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Sorry, I didn’t have the time to read what you shared

How many times in the past few months have you asked a friend or colleague if they’ve had time to go through that doc you had sent them? How many times out of these instances have you received a hesitant “sorry I didn’t have time” or “oops, must have gone to my junk folder”? Frustrating, I know.

A lot could be at stake if people don’t pull their weight in reading materials when it comes to teamwork and collaboration — you could fail at an important project, miss a deadline, or simply fall out of the loop in an important matter.

Now put yourself in the shoes of the person you sent the information to — how often do you really feel like thoroughly going through everything you receive in your email? Chances are, not that often.

So who’s to blame — the one who sends it or the one who doesn’t take the time to read and reply? Neither of the two — it could just be that the content you’re sending is anything but attractive and inviting people to read it. Here’s how to change it.

Focus only on the very important.

Use highlights, snippets of text or summaries of the content you’re sharing. The chances that a one-pager with only the most important stuff will be read is a hundred times higher than a person going through dozens of pages of content that’s not even relevant. Simplicity really is key and less is more when it comes to text.

Lumio is an easy-to use bookmarking tool that lets you highlight only the most important snippets of text which you want to save and go back to later.

You can forget about information overload and focus only on the content you think your reader will actually find relevant and useful. If the reader gets intrigued and wants more information, they can simply access to the source information and go read more if they like.

A picture can tell a thousand words

Actually 60 000 words. In fact, research shows that the brain can process images 60 000 times faster than it does text. Maybe what you want to share can be communicated through a simple graph, a tutorial video or an image.

It’s incredibly easy to gather, organize and share visual content with lumio — from pictures, Pinterest pages to video and infographics. As an almost seamless Chrome extension, just hover your mouse over the image and wait until the saving option comes visible. Lumio is always available when you need it, it doesn’t require any additional effort or resources to use and it’s never on your way or affecting your browsing experience.

Make sure it is functional

When thinking about content or information, your first thought wouldn’t necessarily be usability. But if it’s content you have to work with, research, process, and remember, it should be made as easy to use as possible. Have a look at the image below and answer this — would you rather have a collection of different kinds of content presented this way as we did with lumio or as an Excel worksheet of links or a Powerpoint presentation?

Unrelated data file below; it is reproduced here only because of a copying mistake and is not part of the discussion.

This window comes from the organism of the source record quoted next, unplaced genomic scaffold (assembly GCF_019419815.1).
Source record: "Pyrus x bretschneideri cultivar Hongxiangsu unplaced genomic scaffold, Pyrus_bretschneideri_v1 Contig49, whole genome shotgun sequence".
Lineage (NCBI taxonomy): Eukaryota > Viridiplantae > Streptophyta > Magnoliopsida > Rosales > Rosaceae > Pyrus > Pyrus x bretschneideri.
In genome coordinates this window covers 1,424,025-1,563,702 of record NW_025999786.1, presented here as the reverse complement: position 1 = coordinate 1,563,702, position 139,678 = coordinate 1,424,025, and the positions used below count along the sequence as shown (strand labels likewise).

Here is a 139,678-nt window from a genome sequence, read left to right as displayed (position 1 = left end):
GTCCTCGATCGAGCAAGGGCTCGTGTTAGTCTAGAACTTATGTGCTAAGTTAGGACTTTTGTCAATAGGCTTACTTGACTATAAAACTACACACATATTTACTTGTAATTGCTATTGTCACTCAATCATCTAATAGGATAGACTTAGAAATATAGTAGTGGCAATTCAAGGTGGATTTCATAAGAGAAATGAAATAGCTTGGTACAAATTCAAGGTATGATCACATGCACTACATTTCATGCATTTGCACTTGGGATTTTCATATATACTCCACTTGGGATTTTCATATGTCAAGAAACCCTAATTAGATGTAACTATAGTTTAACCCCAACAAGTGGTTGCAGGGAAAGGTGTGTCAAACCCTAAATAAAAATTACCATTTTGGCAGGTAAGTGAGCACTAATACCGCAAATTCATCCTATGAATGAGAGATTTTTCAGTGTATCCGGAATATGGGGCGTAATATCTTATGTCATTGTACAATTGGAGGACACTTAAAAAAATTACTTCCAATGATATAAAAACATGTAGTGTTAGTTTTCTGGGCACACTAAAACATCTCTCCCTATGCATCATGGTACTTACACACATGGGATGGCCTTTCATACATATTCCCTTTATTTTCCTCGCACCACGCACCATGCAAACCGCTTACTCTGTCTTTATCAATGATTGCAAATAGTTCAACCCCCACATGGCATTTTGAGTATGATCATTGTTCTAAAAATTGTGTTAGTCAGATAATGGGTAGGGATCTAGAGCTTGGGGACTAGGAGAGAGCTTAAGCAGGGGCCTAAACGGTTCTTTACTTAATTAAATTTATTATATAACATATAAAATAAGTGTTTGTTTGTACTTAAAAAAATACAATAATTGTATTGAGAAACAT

Present the content in a unique and functional way and you’ll have much more luck appealing to various people who process and use information differently.

Lumio also allows you to rearrange cards of the saved information as you please, just drag and drop — no clutter, no problem.

Avoid email if you can

Admit it — in everyday and urgent situations, email has become a thing of the past. Now, it’s all about collaboration platforms. It’s much easier to use them and the communication in the collaborative space is often much less formal — allowing people more self-expression and inspiration to actually get more done in a shorter period of time.

By sending a lumio collection of curated ideas and content though Slack or any other messenger will not only provide a higher chance people are actually ready to reply in a second, but also encourages immediate and collective feedback about the collection of content you sent. On the other hand, using quicker ways of communication to send lumio collections ensures a faster response. A win-win situation for both sides.

Pick the right timing

It’s a widely known fact, that Tuesday and Thursday are best for sending out important messages or emails (sometimes you just can’t avoid them). Don’t underestimate the low energy levels of Monday and Friday or the mid-week blues of Wednesday. In case you don’t need urgent feedback from the person you’re sending the content to try sticking to these two days.

About 24% of message and email opens occurs within one hour of receiving them. So if it is urgent it’s important you pick the right time of day. You’d think mornings are the best time to send messages. But as about 40% of all messages are sent before noon, it leads to clutter and too much information at once which people naturally don’t feel inspired to deal with all at once. Instead, try to send your message in the early afternoon to receive much better focus and response rate.

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